Major doubts emerge over Indian potash import 'holiday'

04 May 2011 17:09  [Source: ICIS news]

LONDON (ICIS)--Signs are starting to emerge that India will have to re-enter potash fertilizer contract negotiations before June, industry insiders said on Wednesday.

The source, a seasoned industry professional based in India, said there was a significant need for potassium in the country’s soils.

“No scientist here would ever say potash is not a requirement,” he said, stating he hoped Indian stubbornness wouldn’t “muddy the waters” of the negotiation process.

Confirmation came during a conference call to investors last week by Bill Doyle, CEO of global fertilizer company PotashCorp.

“It’s important to remember that India has one of the worst N to K [nitrogen to potassium] ratios of any major agricultural country in the world,” Doyle said. “They know they need to move [on the prices].”

Concern over India’s potash requirements contradict statements made in April by Satish Chander, director of New Delhi-headquartered The Fertiliser Association of India.

He claimed India would take a “holiday” from importing muriate of potash (MOP) because of exorbitant prices. At the time, Belarusian Potash Company (BPC) had concluded spot sales of MOP into Brazil for $525/tonne (€352/tonne) CFR (cost & freight) and into South Asia at $510/tonne CFR.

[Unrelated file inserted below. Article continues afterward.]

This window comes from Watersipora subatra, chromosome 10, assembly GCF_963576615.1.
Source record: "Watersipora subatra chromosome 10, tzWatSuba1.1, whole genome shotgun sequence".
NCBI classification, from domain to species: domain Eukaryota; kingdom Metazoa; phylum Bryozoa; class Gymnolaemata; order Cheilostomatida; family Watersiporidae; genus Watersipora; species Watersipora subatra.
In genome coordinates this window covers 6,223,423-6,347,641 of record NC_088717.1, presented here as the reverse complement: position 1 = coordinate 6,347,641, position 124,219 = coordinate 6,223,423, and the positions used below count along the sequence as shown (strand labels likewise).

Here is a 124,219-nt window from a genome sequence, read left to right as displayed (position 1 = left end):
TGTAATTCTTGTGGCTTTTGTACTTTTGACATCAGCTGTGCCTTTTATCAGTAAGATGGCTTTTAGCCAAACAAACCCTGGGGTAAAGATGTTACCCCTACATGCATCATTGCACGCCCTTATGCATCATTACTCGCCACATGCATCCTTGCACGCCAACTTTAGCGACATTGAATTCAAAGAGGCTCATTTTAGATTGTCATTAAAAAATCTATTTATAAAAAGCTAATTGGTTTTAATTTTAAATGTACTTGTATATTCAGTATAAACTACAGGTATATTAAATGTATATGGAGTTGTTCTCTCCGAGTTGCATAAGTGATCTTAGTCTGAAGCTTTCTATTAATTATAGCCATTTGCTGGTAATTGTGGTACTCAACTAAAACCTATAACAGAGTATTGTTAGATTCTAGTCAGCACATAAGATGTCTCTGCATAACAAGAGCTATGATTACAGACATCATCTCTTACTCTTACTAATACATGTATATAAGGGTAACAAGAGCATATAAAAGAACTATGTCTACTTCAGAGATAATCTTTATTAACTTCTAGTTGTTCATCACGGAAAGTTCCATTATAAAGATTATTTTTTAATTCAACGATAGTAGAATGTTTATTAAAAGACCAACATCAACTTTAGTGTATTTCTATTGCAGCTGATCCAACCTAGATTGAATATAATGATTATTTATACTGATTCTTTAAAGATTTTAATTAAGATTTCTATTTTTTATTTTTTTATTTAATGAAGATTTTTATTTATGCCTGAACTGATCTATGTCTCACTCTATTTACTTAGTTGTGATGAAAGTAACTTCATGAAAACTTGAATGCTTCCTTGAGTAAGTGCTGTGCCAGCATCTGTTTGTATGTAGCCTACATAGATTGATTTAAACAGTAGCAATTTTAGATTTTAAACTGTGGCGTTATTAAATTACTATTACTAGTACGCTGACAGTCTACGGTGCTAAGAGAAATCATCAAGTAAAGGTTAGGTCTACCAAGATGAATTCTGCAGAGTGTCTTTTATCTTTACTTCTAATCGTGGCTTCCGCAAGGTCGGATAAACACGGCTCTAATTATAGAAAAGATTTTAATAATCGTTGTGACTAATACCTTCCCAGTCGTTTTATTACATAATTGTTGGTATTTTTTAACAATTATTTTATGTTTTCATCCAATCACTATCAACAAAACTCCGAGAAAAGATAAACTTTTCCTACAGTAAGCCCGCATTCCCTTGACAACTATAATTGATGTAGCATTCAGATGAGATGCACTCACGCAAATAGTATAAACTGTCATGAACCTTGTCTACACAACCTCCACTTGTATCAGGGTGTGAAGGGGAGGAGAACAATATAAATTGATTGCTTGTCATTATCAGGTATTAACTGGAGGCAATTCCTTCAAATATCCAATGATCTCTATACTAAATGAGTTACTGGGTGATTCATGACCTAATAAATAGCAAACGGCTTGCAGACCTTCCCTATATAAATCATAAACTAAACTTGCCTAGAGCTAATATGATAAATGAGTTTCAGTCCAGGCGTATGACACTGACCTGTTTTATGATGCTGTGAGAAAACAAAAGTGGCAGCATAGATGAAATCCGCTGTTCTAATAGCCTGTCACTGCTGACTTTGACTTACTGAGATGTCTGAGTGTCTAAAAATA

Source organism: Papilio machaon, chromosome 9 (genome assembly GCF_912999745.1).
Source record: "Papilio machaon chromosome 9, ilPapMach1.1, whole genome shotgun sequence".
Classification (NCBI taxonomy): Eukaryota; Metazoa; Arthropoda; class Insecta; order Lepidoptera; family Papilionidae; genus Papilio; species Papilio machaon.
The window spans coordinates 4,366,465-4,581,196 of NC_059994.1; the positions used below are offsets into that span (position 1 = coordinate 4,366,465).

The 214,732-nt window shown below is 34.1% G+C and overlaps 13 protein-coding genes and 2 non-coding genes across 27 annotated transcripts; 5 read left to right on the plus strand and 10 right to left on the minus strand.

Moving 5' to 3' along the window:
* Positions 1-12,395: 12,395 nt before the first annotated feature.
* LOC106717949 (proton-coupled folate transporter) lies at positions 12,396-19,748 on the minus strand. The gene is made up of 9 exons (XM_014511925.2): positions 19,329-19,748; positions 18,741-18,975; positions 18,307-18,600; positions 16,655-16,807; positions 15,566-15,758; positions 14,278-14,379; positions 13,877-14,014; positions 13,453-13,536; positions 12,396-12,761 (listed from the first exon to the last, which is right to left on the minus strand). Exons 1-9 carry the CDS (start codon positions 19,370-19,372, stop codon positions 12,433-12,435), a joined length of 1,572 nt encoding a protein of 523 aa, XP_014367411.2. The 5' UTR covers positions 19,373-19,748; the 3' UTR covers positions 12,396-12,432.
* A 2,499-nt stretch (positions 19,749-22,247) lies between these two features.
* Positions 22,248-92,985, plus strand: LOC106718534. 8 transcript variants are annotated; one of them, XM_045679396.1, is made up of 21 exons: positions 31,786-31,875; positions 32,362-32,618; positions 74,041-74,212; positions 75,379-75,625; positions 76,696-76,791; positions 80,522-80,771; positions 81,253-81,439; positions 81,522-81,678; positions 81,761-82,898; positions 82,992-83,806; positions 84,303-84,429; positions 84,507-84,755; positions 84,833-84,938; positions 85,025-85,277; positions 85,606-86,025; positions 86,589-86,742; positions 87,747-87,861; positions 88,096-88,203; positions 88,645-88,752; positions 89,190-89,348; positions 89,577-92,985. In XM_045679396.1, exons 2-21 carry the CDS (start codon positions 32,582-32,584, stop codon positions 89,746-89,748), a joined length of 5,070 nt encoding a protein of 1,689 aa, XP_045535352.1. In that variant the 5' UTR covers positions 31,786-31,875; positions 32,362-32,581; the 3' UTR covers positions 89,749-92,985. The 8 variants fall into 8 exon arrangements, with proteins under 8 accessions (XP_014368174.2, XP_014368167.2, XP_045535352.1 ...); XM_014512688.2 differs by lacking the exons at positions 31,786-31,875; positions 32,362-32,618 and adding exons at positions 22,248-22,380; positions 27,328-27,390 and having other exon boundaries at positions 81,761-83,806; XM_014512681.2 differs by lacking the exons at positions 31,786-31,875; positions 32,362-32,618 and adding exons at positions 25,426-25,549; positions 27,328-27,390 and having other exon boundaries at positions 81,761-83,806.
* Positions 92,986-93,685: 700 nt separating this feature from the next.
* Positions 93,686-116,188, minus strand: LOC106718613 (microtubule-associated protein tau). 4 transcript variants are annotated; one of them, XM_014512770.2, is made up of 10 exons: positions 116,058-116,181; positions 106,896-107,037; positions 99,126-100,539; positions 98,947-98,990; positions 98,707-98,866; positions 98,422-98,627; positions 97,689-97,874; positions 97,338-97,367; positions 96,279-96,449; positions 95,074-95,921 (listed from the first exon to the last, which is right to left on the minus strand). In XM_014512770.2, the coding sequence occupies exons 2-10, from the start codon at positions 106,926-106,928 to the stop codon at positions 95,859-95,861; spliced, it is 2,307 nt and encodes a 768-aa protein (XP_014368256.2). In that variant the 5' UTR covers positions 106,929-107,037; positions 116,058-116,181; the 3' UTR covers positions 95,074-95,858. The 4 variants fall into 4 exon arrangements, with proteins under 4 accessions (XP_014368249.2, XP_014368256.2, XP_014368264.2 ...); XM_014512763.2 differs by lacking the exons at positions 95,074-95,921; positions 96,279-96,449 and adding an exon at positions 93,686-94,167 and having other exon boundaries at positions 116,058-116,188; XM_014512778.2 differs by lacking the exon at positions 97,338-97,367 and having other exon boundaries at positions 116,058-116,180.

A few weeks ago, Indian importers claimed potash inventories could last through the kharif, or summer planting season. Traders, however, wrote this off as a negotiating tactic. 

Russian-based producers say the last MOP shipments from previous contracts will arrive and be used by June, indicating India’s political and agricultural stability depends on new contracts to supply the second half.

Acknowledging the previous $390/tonne subsidy was not in line with the market, the Indian government recently raised the subsidy to $420/tonne CFR for MOP. Buyers, however, still want producers to give them roughly a 10% discount on the international price.

Doyle told investors a major buyer – New Delhi-based Indian Farmers Fertiliser Co-operative Limited (IFFCO) – had discussed a price at $450/tonne CFR, or roughly a 10% discount on international prices, but that level was not yet agreeable to its marketer Canpotex.

BPC says it has offered a price closer to the $500/tonne CFR mark plus credit, but it was refused.

Industry insiders say local demand can support the high prices of today’s market. India’s agricultural GDP grew 5.4% last year, the source argued, and farmers who profited from last year’s gains have the money to spend on fertilizers.

This, combined with the healthy monsoon season predicted by India’s official weather service, boosts farmers’ potential for a robust crop yield that could surpass last year’s, the source added.

There are no potassium deposits in India and in 2010 the country imported 6.1m tonnes of potash, almost 15% of global exports of the mineral fertilizer. The government announced last month that this year’s kharif planting season would require 2.26m tonnes of MOP.

($1 = €0.67)

For information on potash and other fertilizers, visit ICIS Pricing Fertilizers

By: Lauren Williamson
+44 (0) 20 8652 3214

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